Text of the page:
Brachiopoda Athyridida

Order Athyridida

(or Suborder Athyridina)

Ordovician to Jurassic

measuring 2 cm in length
illustration from Fenton & Fenton, The Fossil Book, 1958, Doubleday & co., p.120

The Athyridida, or Rostrospiracea as they were previously called, are a group of smooth-shelled , impunctate shells of rounded outline, having prominent beaks but no perceptible interarea on the pedicle valve

Externally, they resemble a few of the Atrypids, which also have a smooth shell. But they differ in the nature of the more complex brachidium, the athyrid brachidium sometimes bearing long pointed processes, or loops like scissor handles. Except for their spiral brachidium, directed laterally outward, they have almost nothing in common with the Spiriferida proper.

The external morphology is very variable in with group, with some genera resembling contemporary terebratulids such as Dielasma and Kingena, others being similar to Spirifer, and still others resembling rhynchonellids.

Athyrids were most abundant during the Silurian and Devonian periods, but still remained common during the early Carboniferous, and even as late as the Permian. One of the most abundant Carboniferous forms is Composita (above). This form was attached by a strong pedicle, probably in varying positions, like the living Terebratalia. Faunules composed mainly of Composita indicate an environment to which it was particularly adapted and not favored by most others brachiopods.

Athyrid ancestry is uncertain but they may have evolved from Atrypids which in turn descended from Rhynchonellids. Alternatively, they could have evolved directly from rhynchonellids independent of Atrypids.


On the left is the classification according to the Treatise on Invertebrate Paleontology. On the right is the newer classification by EuroBrachNet

Treatise on Invertebrate Paleontology Classification des Brachiopoda
Retziacea (Middle Silurian-Permian)
Athyrisinacea (Early Devonian-Triassic)
Basal Taxa
Dayioidea (Late Ordovician - Late Silurian)
Anoplothecoidea (Late Silurian? - Middle Devonian?)
Meristelloidea (Late Ordovician--Early Carboniferous)
Athyridoidea (?Late Ordovician-, Early Silurian-Late Triassic, ?Late Jurassic)
Nucleospiroidea (Early Silurian- Early Permian)
Retzioidea (Early Silurian-Late Triassic)
Rhynchospirinoidea (Early Silurian-Early Devonian)
Mongolospiroidea (Early Devonian)
Koninckinoidea (Early Triassic-Early Jurassic)
Cadomelloidea (Early Jurassic)
Athyridacea (Late Ordovician--Late Triassic)
Koninckinoidea (Triassic-Jurassic)


Fernando ALVAREZ1 and Tatiana L. MODZALEVSKAYA2.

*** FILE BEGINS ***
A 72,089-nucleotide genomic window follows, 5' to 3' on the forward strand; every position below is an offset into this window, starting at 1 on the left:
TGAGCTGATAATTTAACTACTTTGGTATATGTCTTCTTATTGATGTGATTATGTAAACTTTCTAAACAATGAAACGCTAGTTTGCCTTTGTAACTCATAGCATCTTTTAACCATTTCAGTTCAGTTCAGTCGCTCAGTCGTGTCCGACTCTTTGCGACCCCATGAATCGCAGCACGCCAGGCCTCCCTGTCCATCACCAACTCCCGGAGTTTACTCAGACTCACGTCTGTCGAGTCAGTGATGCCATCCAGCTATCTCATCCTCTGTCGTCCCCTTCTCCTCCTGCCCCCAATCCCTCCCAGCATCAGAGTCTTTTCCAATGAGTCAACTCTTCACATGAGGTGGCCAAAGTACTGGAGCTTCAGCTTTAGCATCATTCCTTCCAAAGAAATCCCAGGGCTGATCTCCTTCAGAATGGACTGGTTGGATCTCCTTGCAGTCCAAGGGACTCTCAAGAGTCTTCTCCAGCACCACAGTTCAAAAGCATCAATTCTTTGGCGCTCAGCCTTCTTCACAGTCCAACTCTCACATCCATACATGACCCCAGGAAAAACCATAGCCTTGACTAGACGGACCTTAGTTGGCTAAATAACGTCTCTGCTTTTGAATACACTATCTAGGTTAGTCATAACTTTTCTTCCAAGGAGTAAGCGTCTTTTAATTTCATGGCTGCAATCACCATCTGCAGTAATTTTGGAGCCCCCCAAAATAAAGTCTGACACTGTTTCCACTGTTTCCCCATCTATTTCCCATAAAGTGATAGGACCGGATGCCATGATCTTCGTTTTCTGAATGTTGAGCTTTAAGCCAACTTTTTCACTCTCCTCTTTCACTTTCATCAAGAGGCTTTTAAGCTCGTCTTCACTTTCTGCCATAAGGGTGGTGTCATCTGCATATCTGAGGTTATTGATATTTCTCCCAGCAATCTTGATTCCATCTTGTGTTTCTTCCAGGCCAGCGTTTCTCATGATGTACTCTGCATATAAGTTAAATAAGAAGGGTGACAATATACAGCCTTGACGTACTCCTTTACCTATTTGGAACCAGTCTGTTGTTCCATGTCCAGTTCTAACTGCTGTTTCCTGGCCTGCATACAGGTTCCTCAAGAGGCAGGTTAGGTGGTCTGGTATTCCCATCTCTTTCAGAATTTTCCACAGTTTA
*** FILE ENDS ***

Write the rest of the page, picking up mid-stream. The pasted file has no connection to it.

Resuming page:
"The Athyridia, is a rather rich and diverse group of spire-bearing brachiopods which appeared in the late Ordovician0, Hirnantian, possibly Caradoc. At the beginning of the Silurian (Llandovery-Wenlock) the origination number shows a clear increase towards younger strata. Athyridid diversification and dispersal during the early Silurian coincides with warming of the climate and transgression of the ocean. From Wenlock, the number of originations falls towards the younger strata while extinctions show the opposite course. Geographical limitations due to the general late Silurian marine regression may have had some influence. As a result, the late Silurian was the time of the first crisis when 16 genera became extinct.
A new athyridid fauna originated (40 genera appeared) in the early Devonian when the innovation and radiation rates were the highest. These sudden innovations could explain the rise of endemic genera that took place during this period. Later both origination and extinction fall quickly. Extinctions prevailed over appearances and this caused a rapid decline in the athyridids in the late Devonian. 30 genera disappear coinciding with the extinction episode (Frasnian/Famennian). Environmental factors, such as cooling and anoxia, more than marine regression seems to have played an important role in this F-F crisis. The rate of endemism falls from mid Devonian till late Carboniferous. During the Famennian, a clear process of recovery starts. The origination numbers rise until the second half of the Carboniferous system during which a 3rd crises take place (Serpukhovian episode?) and 19 genera disappear. The late Carboniferous athyridids were the most cosmopolitan. However from that time there was a clear tendency for the rate of cosmopolitan genera to decrease while an almost continuous (except during the late Triassic) rise in endemism took place. During the Permian, specially during late Permian, the origination data shows a small rise, but always below the rate of extinction. At the end of Permian, coinciding with the principal mass extinction episode of the Phanerozoic, there was a considerable rise in the extinction rate, 16 genera disappear close to the Permian-Triassic boundary. In the Triassic, with the appearance of the koninckinoids, the last recovery process took place. Origination and extinction show a clear increase (29 genera appear) but extinctions clearly prevailed over appearances, causing a quick decline of the order in latest Triassic. During this period, the level of innovation was low and specialization high, the number of cosmopolitan genera decreased drastically and endemic genera increase considerable. This considerable rise of endemic genera and decline of those widely distributed coincides with the general decline of the order, a decline that began with the widely distributed genera in the late Permian and during the Triassic. By the end of the Triassic a great increase in the extinction rate took place, most of the genera disappear, and the whole order became extinct by mid Jurassic, or at the end of the Jurassic system if the presence of Ochotathyris ochotica, in Qinghai (NW China) is finally confirmed."
from The Fourth, Millennium, International Brachiopod Congress

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